Tempers flare, White Sox’ bats fizzle in 1-0 loss to Pirates

The Pirates’ Oneil Cruz suffers a fractured ankle on a play that sparked a benches-clearing incident; Sox starter Kopech pitches six innings of one-run ball.

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The benches clear as a result of a home plate collision between Pittsburgh Pirates’ Oneil Cruz and White Sox catcher Seby Zavala.

The benches clear as a result of a home plate collision between Pittsburgh Pirates’ Oneil Cruz and White Sox catcher Seby Zavala during the sixth inning Sunday. Cruz fractured his ankle on the play.

Gene J. Puskar/AP

PITTSBURGH — There’s nothing like a benches-clearing incident to get the juices flowing, and the one Sunday after Pirates baserunner Oneil Cruz’s clunky slide into White Sox catcher Seby Zavala got everyone who was involved amped up.

It got Cruz seriously hurt — he suffered a fractured left ankle on his straight-ahead slide in the sixth inning that upset Zavala and the rest of the Sox — but it did nothing to perk up a Sox lineup that entering the day had been one of the best in the majors at piling up hits and runs.

Against right-hander Johan Oviedo and three relievers, the Sox managed only six singles — three of them by Gavin Sheets — and lost 1-0 to give the Pirates the rubber game of the series.

‘‘A tough one to come out of with the loss,’’ said Sox starter Michael Kopech, who rebounded from a horrendous start against the Giants — in which he allowed five home runs — by yielding one run in six innings.

On a day the Sox (4-6) lost, Kopech pitching six innings and touching 97 mph in the sixth was something of a victory. Seeing him gather himself after the benches-clearing incident, which started with Zavala’s harsh words for Cruz, was, too.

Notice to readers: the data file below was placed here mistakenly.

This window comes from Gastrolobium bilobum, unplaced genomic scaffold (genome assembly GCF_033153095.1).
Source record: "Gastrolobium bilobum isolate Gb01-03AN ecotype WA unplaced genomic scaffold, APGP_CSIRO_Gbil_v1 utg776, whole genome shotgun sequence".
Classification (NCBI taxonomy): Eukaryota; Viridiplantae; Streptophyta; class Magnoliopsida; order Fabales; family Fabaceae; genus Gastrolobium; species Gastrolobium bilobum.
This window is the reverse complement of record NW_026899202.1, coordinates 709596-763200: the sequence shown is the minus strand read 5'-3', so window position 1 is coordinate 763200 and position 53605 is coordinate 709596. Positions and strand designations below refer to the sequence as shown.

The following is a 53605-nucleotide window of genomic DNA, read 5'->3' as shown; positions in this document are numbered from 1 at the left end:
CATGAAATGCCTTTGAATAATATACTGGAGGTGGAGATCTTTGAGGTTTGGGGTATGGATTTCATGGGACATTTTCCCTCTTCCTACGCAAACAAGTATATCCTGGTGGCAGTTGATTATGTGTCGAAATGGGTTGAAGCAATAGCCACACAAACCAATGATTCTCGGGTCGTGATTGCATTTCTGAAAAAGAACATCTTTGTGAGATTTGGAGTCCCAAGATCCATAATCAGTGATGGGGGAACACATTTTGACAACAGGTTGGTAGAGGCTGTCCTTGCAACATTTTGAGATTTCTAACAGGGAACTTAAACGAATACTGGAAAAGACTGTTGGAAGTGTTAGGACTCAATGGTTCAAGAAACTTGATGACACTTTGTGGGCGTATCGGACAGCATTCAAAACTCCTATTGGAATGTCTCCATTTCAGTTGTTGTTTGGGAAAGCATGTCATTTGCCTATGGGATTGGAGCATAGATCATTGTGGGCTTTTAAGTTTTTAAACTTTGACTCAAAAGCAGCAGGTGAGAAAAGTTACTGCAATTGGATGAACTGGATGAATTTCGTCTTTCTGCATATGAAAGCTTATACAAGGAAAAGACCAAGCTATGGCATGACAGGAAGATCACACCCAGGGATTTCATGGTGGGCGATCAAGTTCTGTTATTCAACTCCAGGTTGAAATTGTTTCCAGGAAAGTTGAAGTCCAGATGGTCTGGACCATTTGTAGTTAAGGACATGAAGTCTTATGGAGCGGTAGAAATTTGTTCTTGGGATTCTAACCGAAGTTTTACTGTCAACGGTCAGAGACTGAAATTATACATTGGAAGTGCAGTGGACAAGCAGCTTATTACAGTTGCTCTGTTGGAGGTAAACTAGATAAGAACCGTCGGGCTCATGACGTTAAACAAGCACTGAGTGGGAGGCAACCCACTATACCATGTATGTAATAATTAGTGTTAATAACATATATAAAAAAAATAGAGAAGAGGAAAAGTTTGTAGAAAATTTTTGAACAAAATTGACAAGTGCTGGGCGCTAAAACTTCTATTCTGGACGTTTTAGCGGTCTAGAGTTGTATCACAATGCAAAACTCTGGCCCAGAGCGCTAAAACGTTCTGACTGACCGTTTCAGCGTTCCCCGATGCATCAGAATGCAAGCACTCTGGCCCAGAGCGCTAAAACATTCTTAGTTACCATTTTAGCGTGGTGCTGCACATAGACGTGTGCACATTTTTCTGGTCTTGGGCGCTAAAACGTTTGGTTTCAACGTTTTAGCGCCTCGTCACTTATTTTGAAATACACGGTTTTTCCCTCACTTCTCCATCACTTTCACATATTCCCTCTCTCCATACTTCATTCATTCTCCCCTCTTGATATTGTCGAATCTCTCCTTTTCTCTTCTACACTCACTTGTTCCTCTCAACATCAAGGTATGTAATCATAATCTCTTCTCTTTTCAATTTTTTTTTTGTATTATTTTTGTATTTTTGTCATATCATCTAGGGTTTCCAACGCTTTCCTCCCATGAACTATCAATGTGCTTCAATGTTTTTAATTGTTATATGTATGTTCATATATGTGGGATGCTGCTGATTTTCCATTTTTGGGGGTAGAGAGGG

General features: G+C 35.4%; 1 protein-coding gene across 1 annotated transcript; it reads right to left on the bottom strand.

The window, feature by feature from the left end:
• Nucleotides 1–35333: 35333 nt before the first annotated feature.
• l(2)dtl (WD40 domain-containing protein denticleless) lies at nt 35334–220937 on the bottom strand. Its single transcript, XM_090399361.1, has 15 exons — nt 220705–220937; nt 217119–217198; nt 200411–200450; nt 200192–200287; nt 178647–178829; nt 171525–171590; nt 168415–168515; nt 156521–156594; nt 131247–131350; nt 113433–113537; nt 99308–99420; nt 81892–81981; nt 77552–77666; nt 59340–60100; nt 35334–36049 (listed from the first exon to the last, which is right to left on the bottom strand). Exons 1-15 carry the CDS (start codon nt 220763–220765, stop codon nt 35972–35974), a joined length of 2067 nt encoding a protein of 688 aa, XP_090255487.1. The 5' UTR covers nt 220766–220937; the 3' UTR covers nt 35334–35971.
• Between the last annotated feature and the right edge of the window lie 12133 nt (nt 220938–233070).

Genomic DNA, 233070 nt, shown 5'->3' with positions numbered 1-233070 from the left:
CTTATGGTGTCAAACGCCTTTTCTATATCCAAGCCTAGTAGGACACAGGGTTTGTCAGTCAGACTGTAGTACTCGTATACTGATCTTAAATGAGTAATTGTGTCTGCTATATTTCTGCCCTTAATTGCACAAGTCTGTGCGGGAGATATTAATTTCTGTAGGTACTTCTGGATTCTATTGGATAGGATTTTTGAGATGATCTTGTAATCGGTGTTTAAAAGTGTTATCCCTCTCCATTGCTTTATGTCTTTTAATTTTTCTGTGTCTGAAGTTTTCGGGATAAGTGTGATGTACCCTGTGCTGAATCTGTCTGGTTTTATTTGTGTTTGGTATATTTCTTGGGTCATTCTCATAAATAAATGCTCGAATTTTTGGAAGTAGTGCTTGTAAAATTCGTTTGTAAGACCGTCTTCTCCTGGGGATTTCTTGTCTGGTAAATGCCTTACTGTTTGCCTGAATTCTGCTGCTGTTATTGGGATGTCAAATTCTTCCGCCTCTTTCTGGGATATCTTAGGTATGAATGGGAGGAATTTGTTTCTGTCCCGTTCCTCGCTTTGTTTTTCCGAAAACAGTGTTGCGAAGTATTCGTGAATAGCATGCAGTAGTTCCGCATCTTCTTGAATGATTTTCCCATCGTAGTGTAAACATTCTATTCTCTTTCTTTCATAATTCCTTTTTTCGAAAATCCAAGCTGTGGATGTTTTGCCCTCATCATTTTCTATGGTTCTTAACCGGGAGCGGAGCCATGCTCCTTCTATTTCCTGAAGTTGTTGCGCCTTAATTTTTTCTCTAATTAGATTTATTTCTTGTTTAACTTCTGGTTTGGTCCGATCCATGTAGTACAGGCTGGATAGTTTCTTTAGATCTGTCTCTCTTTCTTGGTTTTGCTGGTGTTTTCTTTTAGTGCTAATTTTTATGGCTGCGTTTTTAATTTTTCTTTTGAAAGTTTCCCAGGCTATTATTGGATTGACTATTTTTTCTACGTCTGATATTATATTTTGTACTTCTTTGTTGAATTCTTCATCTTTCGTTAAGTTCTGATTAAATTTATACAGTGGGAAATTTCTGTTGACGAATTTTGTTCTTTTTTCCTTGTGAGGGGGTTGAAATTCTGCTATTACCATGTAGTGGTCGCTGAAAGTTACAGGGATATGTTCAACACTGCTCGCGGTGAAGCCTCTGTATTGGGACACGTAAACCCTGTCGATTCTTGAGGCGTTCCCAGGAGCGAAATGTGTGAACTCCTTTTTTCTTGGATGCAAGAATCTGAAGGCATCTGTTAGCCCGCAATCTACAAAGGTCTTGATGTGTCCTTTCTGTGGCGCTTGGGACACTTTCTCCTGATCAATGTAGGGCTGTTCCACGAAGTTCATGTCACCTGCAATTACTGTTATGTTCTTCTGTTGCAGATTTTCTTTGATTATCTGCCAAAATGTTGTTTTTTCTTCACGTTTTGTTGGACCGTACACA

Pirates designated hitter Carlos Santana, who was in the on-deck circle during the crash at home, approached Zavala as Cruz writhed in pain, and Kopech had to be restrained.

‘‘The nerves are going and the adrenaline is pumping,’’ said Kopech, who settled down after a visit to the mound by manager Pedro Grifol. ‘‘It’s tough to get yourself back down to earth again.’’

Kopech got a forceout, then struck out Ji Man Choi to strand two runners and keep the Sox’ deficit at one.

‘‘Bottom line is, we don’t want to see anyone get hurt,’’ Kopech said of the incident, in which no one was ejected. ‘‘It was a late slide, and we weren’t happy with the slide. Santana didn’t like what he was hearing [from Zavala]. For the most part, we were trying to de-escalate the situation.’’

Santana had words for Zavala, and ‘‘we had some choice words for him,’’ Kopech said. ‘‘He put his fist up like he was ready to fight. I’m not looking for a fight there, but everyone is looking for a fight until someone wants to fight him back. Things really escalated.

‘‘Somebody from their dugout put their hands on me. I’m not going to start things, but I’m gonna finish them. I’m not happy with the situation. We’ll say it’s the end of it. From my perspective, it’s on them.’’

Zavala kicked Ke’Bryan Hayes’ bat out of the way and left Cruz room to avoid contact.

‘‘He was out by a good amount,’’ Zavala said. ‘‘I wasn’t too happy about how late the slide was. Things happen, and everybody’s competing. Tempers get high sometimes.

‘‘Santana didn’t like what I said. He said something I didn’t like.’’

‘‘I don’t like that [Zavala] screamed at [Cruz] when he got hurt,’’ Santana said.

Kopech, who retired 11 batters in a row in one stretch before walking Cruz to lead off the sixth, struck out five, walked three and allowed the Pirates’ only two hits. One was a triple near the wall by Canaan Smith-Njigba that eluded right fielder Romy Gonzalez’s reach in the second. Smith-Njigba scored the only run on Taft High School graduate Jack Suwinski’s sacrifice fly.

‘‘Went barely over my glove,’’ Gonzalez said of the triple.

And the Sox barely threatened offensively and went 0-for-4 with runners in scoring position when they did. Yasmani Grandal pinch-hit for Zavala in the seventh and took strike three on a pitch from Dauri Moreta that looked to be a shade above the strike zone.

After that, the Sox went six up, six down against Colin Holderman and David Bednar.

‘‘Just have to get back after it [Monday],’’ Grifol said.

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